- unlawful killing, including of children (mostly boys), medical personnel and hospital patients (“In some particularly grave instances, entire families were executed in their homes”);
- torture, including of children (mostly boys, sometimes to death) and hospital patients, and including sexual and psychological torture;
- arbitrary arrest “on a massive scale”;
- deployment of tanks and helicopter gunships in densely populated areas;
- heavy and indiscriminate shelling of civilian areas;
- collective punishment;
- enforced disappearances;
- widescale and systematic destruction and looting of property;
- the systematic denial, in some areas, of food and water; and
- the prevention of medical treatment, including to children – in the period since 15 March 2011
The United Nations Security Council, the EU, Arab League and the rest of us among others have been an abject failure in Syria as demonstrated by the 14 vetoes Russia has used to block humanitarian help and to end the carnage. What is left of UN Chapter 7 obligations? Can the UN recover? Will it be allowed to?
Visitors to Syria over the past seven years have observed first-hand, countless examples of Syrian Sentinels risking their lives to help their fellow citizens. One recalls that shortly after the uprising broke out in March of 2011, amateur video pictures taken on 4/28/2011 showed Syrian soldiers in Daraa refusing to shoot civilian demonstrators. Many soldiers defected, and others were wounded or killed by pro-regime assassins on rooftops from behind. Between 25 and 28 April 2011, more than 50 people were killed in Daraa by security forces. Daraa residents reported, according to the Los Angeles Times, an entire army division or brigade had broken off and was hiding among the people.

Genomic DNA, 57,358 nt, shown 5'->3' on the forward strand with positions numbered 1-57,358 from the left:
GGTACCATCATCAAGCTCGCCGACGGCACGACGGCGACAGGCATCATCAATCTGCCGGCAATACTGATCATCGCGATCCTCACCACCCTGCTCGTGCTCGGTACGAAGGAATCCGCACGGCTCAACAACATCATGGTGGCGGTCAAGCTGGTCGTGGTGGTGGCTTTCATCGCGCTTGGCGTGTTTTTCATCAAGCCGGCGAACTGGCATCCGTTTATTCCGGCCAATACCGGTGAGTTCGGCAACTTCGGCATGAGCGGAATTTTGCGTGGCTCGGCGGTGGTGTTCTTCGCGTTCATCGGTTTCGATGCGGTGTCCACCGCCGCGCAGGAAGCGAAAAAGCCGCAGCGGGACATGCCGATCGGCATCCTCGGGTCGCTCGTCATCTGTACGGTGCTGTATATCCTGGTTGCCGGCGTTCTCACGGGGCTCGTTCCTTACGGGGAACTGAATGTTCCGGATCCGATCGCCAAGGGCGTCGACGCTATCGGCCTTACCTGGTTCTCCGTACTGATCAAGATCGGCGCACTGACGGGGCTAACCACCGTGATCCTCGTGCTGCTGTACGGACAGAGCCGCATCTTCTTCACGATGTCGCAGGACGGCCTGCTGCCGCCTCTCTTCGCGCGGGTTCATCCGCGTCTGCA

More than 50 Syrian and pro-Syrian NGO’s, including The Alliance for Syrian NGO’s this week are rising up in defense of their fellow citizens and in support of Human Rights demands for civilian access to aid for areas such as East Ghouta and condemning the current war crimes including the stripping of medical supplies from the only convoy allowed into this besieged area for nearly four years. According to Physicians for Human Rights (PHR) and UN Agencies working in Syria, the blocking of medical supplies and aid to civilians is a gross violation of humanitarian law and a war crime which is resulting in the preventable illness and death of countless men, women, and children.
Among the Syrian Sentinels who foreigners observe across this great country laboring daily to preserve their countries existence and confront attacks on their neighbors, include but are not limited to the following:
Syrian Army Conscripts. The draftees are those most visible to foreigners and the local population. Paid barely $ 60 per month with eight days off every two months often wearing tennis shoes and without much by way of uniforms or equipment, they appear to be the most prevalent sentinels across Syria looking out for their neighbors at checkpoints and when approached for urgent help. Days after the fall of East Aleppo in December of 2015, this observer took a large tourist bus half-filled with Syrian army guys and the other half with women and children fleeing to find relatives in Damascus and en route. The normal 7-hour trip Aleppo-Damascus trip took 13 hours given plenty of rebel blocked roads heading south.
Witnessing how the army conscripts treated their fellow Syrians and their children were heartwarming. For example, at the start of our long trip, the “rebel” women and children eyed the government army guys with a degree of fear. No more than four hours into the trip the kids were sitting on the laps of the soldiers and many slumped in the arms of the exhausted soldiers fast asleep.
More than 1,000 children have been killed or injured this year across Syria, a United Nations Children’s Fund official advised this observer this week. The grim statistic, from UNICEF regional communications office comes as violence rips through the rebel-held enclave of Eastern Ghouta, where about a third of the nearly 400,000 besieged civilians are children, according to the agency. In all, 342 children were killed and 803 were injured in Syria in the first two months of 2018, Touma said, citing multiple sources. About 100 people were killed Monday 3/3/2018, in Eastern Ghouta, making it the deadliest day there since the United Nations Security Council passed a nationwide ceasefire resolution a week earlier according to the Syrian American Medical Society (SAMS) in a 3/4/2018 statement.